This upgrade also came in time for the release at GenCon of the expansion Epic Resort: Villain’s Vacation, bringing villainous guests to the resort. The expansion introduces three new attractions, a variety of Villains and guests, as well as some new monsters, including the Kraken, who eats guests for several rounds before attacking the resort. The game can be pre-ordered at present through the Floodgate Games website.

Floodgate has another game, Vault Wars (Amazon), that is set in the same universe and might be of interest to those who have made it this far. In this game (released last year), you are bidding in an auction for treasure vaults of adventurers who never returned from their latest quest.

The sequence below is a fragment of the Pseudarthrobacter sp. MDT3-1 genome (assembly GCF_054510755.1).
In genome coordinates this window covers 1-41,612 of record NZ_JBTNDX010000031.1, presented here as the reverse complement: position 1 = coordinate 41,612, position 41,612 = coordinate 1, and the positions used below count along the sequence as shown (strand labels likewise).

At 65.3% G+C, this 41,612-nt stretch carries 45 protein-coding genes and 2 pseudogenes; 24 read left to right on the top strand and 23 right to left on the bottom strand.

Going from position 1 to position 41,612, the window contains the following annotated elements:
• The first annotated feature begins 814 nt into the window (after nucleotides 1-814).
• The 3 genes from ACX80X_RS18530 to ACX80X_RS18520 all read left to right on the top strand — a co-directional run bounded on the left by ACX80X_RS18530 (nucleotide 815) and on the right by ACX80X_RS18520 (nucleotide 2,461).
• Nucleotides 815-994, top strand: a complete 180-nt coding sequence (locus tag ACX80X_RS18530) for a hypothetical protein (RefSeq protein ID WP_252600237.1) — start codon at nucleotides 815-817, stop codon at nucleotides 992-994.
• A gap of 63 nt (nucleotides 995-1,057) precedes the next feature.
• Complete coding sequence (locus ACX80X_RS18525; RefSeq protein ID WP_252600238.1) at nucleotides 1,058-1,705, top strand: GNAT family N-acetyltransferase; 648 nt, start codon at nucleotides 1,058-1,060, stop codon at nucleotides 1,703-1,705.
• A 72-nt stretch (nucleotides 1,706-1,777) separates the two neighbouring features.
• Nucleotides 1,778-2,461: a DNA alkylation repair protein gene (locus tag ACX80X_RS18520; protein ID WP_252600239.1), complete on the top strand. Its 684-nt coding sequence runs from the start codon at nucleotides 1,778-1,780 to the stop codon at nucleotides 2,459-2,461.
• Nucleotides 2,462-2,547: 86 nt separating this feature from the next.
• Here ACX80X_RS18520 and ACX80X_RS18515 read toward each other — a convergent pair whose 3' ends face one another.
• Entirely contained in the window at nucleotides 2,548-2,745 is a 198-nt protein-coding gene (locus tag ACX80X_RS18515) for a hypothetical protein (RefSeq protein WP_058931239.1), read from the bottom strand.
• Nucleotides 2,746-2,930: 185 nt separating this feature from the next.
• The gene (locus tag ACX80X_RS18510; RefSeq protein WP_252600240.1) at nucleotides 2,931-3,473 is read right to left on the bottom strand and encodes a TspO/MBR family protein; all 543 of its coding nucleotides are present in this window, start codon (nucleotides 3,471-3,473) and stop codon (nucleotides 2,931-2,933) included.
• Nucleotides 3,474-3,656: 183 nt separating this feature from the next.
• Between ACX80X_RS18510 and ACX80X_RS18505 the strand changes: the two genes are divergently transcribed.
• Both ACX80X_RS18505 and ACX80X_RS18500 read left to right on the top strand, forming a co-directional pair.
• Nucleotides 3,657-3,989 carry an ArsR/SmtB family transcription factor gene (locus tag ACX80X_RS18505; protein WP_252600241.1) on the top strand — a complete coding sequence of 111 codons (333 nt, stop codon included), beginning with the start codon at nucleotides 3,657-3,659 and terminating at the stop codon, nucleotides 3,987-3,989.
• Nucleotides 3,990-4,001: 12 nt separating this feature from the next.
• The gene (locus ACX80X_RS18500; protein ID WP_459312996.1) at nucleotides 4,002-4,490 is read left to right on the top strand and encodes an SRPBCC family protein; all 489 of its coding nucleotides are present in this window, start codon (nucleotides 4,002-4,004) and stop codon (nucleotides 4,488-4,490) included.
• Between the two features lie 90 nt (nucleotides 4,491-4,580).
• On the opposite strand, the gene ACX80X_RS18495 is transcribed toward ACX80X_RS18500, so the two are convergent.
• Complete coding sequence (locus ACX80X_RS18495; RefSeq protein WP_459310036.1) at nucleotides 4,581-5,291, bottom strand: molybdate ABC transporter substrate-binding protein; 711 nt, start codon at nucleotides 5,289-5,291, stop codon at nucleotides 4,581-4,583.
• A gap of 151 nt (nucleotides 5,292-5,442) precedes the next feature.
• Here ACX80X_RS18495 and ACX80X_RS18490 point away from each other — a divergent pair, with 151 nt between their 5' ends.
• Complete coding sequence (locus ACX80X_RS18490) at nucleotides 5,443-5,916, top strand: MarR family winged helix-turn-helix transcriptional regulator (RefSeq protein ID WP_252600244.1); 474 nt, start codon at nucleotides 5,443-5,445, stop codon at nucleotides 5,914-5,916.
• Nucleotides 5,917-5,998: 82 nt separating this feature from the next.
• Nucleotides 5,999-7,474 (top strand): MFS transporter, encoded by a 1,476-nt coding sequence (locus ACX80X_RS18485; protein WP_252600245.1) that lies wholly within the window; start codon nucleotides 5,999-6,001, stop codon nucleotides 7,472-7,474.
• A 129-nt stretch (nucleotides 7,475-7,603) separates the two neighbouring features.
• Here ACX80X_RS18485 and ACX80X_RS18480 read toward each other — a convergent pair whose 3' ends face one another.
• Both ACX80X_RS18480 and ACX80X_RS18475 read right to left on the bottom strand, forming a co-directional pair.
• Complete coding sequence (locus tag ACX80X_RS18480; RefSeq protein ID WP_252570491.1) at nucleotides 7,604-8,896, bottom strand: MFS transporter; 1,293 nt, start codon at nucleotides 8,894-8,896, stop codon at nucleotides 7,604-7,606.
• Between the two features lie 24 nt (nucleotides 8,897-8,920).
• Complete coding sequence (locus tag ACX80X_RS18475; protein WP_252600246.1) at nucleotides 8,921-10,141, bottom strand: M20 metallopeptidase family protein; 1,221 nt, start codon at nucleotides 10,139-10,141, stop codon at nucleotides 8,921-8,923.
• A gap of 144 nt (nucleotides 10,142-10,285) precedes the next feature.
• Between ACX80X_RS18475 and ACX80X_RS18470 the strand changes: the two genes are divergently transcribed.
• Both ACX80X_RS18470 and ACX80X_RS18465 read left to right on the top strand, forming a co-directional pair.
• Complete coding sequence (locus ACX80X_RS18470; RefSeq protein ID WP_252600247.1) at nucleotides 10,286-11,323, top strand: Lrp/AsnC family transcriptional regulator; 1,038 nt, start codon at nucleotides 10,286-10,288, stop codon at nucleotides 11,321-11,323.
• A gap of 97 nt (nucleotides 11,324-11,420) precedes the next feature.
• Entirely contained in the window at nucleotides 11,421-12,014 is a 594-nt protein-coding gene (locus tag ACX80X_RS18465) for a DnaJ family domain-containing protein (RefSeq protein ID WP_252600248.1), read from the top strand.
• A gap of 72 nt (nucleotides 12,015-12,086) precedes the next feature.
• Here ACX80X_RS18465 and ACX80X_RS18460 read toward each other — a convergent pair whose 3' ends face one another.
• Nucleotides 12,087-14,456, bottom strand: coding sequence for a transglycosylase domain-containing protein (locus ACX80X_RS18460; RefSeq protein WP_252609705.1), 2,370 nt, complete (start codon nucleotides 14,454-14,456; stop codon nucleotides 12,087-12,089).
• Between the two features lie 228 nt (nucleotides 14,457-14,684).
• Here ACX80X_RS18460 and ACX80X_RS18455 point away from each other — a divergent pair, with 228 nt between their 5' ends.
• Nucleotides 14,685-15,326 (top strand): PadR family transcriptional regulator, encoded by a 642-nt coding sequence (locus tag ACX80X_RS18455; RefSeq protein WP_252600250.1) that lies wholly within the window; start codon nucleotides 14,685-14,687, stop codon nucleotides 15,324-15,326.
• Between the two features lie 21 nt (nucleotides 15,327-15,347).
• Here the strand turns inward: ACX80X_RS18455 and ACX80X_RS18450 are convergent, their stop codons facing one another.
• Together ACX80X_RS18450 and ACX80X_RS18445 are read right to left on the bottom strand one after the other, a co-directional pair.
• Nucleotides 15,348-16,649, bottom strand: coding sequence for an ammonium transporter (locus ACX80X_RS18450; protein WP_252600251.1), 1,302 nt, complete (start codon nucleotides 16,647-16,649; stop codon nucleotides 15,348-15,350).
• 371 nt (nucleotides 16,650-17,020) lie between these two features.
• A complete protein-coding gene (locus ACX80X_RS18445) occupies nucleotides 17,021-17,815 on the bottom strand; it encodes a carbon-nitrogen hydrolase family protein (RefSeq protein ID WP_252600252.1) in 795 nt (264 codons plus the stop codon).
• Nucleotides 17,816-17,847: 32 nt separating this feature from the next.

TailFeathersPlaid Hat Games

Last year, I was able to get a picture of the upcoming game Tail Feathers (Amazon) from Plaid Hat Games. That game is a full stand-alone sequel to Mice & Mystics (Amazon), which I have reviewed in the past (or you might have seen Wil Wheaton play it with his family on the two-part Season 3 finale of Tabletop).

Mice & Mystics itself already has two expansions, Heart of Glorm (out of print, though they had new copies at GenCon) and Downwood Tales (Amazon), but Tail Feathers moves in a whole new direction, going from a cooperative story-based RPG-in-a-box to a competitive wargame-in-a-box format.